2. Open mind: I think it's important to realize that you don't have to keep your very first doll. 

I know, that's a little bit of a taboo thing to say, but take a breather, and step back. I know that purchasing a first doll can be scary, and that there's a lot of pressure to 'bond' with that first doll. But the truth is, it's just a doll. It doesn't have feelings, and if you find that it isn't what you hoped or it just working out, that's okay. There is no rule stating you must keep your first doll, or ANY doll for that matter. Don't feel trapped into a purchase.

Pictured below is a Dream of Doll Kirill, the very first doll I truly fell in love with and wanted more than anything. In 2007 he came home to me, and in 2015 he went onto a new home. I was sad to see him go, but in the end it was the best choice for me.


Dream of Doll Kirill-my very first doll
3. Price: Let’s face it. Most of us aren’t hoarding a golden egg laying goose in the furthest corner of our closets. As much as the mantra of ‘Save up and buy what you love’ is a nice little saying, somewhere in the backs of our minds money will inevitably factor into this purchase. So be realistic. If extra income doesn’t come easy for you, how much are you willing to sacrifice in order to save up? How long are you willing to wait?

There's no shame in a little bit of impatience. A lot of people don't want to wait up to a year or longer for their first $600+ doll. And that's okay, but again, it's about being realistic. There are plenty of beautiful, lower budget dolls ( I suggest checking out Doll Leaves, Doll Love and Mystic Kids for some gorgeous options), often available for 2-6 months of layway through dealers such as Alice's Collections or Mint on Card. Be flexible. Look into your options, and don't be put off by a lower price tag. There is no shame in a cheaper doll.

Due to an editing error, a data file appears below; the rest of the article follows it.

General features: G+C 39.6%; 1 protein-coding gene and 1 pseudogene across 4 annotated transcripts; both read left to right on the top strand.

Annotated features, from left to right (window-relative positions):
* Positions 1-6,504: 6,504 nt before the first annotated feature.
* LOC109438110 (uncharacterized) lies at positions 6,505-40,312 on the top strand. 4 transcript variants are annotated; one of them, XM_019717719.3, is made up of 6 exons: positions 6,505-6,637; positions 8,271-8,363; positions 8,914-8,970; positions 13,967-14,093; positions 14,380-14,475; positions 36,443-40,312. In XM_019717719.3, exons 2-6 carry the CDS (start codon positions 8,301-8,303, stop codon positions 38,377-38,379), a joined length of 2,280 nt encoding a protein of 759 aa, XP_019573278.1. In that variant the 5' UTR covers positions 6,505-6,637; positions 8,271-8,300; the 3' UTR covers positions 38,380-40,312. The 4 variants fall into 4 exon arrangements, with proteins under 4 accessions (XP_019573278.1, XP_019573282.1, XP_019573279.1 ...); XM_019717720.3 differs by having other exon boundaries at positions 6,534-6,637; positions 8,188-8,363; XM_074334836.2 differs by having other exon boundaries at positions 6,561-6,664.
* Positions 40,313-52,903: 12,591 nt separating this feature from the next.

4. Engineering: It seems we can’t go a day anymore without some new doll being released with yet some new-fangled type of engineering that allows her to bend backwards and touch her toes. For a simpleton such as myself that can seem extravagant when all I really need is for my dolls to look at me and be pretty (though it would be nice if my Glorydoll could at least sit up straight without aid).

Maybe you’re like me and couldn’t care less for double jointed knees or elbows, jointed fingers or even if your doll can properly look up or down. But maybe you want your doll to do yoga with you and dance the ballet. Not all dolls are capable of much more than being extravagant bookends while some have so many points of articulation it’s a feat in itself to get them to just stand up straight lest he crumple into a dolly pretzel. Decide where you want your doll to be on that spectrum. This in turn will help direct you where to look.